Aftershock Forecast Communication for Risk Reduction

Science Center Objects

Studies of the communication of aftershock information during the Canterbury, New Zealand earthquake sequence conducted by Hazards Societal Consequences and Risk Communication team members and collaborators in New Zealand are examining the use of risk communication products, risk communication strategies, and risk-based decision-making. Focus groups and interviews were conducted with a range of roles (fig. 1) and members of the pubic in 2013 and public health professionals and emergency managers in 2016, six years after the sequence began.

Graph of Christ Church focus group participants

Figure 1. How much participants said they knew about aftershocks prior to the initiation of the sequence. (Credit: Anne Wein, USGS. Public domain.)

The Canterbury earthquake sequence was initiated by a moment-magnitude (Mw) 7.1 earthquake on September 4, 2010 in a rural area (fig. 2). By the end of 2012, 3,500 earthquakes over Mw 3.0 were designated as aftershocks. A Mw 6.3 earthquake on February 2011 in an urban area caused 185 fatalities in Christchurch and resulted in the closure of the central business district. This earthquake sequence included significant earthquakes on June 13 and December 23 in 2011 that triggered more earthquakes. Throughout the sequence, damages accumulated from recurrent shaking, liquefaction, and rock falls. Importantly, throughout the sequence GNS Science communicated aftershock forecasts providing an opportunity to study earthquake forecast communication needs.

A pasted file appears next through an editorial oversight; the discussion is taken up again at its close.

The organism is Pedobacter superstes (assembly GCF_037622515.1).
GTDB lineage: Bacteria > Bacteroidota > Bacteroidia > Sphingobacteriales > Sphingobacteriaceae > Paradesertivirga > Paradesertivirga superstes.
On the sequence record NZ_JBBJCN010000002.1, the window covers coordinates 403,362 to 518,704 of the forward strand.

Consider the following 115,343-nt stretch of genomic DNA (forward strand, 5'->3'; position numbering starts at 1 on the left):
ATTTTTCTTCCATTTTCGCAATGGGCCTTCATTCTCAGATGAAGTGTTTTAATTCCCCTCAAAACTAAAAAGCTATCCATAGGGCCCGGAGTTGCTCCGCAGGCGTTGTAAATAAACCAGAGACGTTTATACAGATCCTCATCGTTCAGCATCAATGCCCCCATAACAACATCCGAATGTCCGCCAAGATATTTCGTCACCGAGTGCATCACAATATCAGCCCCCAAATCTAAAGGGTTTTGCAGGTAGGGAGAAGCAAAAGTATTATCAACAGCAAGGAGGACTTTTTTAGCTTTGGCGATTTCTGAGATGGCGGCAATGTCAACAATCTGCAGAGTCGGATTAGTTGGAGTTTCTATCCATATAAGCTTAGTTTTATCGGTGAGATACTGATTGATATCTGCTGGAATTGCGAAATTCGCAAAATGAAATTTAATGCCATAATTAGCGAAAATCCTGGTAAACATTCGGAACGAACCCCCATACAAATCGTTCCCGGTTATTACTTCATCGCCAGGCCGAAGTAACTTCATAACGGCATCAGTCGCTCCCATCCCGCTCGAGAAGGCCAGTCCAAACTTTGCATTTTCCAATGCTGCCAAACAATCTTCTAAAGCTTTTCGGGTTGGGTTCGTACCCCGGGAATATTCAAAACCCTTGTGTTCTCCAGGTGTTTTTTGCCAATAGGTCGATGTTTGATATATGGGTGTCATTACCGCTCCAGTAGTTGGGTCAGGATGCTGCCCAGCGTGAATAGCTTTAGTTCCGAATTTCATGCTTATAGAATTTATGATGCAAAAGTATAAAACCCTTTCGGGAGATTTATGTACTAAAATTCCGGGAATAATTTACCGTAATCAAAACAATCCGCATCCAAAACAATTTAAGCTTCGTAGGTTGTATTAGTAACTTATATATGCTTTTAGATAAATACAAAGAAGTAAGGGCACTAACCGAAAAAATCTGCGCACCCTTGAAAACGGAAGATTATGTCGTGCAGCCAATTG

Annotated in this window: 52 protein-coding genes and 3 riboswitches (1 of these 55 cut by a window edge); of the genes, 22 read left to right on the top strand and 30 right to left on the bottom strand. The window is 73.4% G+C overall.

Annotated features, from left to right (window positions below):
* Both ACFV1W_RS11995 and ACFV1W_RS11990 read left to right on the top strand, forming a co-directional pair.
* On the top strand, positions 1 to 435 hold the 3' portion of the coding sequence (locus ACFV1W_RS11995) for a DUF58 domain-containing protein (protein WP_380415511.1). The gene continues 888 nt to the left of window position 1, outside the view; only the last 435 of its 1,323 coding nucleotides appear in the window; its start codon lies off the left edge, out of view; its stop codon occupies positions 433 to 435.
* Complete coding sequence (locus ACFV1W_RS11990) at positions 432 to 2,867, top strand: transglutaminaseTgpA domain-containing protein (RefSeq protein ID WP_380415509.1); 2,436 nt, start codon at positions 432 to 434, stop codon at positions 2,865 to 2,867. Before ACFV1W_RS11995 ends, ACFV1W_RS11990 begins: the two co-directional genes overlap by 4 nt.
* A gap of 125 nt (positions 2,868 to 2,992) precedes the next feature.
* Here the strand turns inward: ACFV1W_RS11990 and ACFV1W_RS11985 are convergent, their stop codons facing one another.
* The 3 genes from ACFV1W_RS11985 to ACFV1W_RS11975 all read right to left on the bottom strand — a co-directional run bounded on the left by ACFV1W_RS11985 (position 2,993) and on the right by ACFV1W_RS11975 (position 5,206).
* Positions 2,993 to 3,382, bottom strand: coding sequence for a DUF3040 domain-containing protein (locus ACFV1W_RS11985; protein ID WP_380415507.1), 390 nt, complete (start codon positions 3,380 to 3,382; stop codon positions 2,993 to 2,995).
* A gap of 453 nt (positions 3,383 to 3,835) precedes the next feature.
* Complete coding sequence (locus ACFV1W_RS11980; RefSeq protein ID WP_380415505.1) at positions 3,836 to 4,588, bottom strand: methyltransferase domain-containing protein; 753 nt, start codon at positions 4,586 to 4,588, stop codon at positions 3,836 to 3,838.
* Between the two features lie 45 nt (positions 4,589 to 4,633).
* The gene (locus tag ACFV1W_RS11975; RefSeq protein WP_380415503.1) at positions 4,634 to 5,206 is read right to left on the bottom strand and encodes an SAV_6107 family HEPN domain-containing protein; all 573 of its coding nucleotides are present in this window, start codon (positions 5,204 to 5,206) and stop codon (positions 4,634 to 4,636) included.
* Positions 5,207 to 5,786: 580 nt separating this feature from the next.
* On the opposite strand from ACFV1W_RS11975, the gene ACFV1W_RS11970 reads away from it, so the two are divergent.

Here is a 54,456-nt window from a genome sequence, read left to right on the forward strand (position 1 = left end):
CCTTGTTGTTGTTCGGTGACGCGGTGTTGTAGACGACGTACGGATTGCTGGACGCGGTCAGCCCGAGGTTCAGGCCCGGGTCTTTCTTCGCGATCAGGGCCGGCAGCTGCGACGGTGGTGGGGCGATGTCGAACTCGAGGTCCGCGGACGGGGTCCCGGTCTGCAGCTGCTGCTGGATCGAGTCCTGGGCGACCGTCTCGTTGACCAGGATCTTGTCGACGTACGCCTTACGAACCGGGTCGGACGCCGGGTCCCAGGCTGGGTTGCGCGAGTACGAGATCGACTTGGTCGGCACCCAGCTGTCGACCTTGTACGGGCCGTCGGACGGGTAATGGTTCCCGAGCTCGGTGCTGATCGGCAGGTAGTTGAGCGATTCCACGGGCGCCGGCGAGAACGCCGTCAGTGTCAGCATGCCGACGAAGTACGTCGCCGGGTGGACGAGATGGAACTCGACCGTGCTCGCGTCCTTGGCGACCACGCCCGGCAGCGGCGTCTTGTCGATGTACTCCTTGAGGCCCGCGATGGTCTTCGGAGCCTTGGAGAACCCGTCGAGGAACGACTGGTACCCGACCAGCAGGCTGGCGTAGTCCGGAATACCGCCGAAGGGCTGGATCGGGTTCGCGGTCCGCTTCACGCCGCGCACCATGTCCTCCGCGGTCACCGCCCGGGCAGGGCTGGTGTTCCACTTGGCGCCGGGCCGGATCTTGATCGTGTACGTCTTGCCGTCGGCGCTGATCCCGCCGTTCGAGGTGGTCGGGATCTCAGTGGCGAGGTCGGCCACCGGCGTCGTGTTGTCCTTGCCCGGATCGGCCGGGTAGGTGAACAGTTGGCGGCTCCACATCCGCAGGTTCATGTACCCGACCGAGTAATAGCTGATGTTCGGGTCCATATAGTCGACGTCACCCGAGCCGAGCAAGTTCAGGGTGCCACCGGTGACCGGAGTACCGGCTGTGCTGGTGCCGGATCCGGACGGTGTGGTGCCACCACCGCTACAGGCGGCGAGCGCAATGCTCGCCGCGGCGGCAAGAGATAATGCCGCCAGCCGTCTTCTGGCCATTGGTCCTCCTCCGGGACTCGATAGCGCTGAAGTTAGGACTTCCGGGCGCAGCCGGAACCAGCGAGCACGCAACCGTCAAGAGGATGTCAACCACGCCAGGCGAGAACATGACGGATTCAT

Communicating aftershock risk: roles for reassuring the public 

Map of Christ Church, NZ aftershocks

Figure 2. Map of seismic activity near Christchurch, New Zealand, from 9/4/2010 to 4/11/2014 (Credit: Anne Wein, USGS. Public domain.)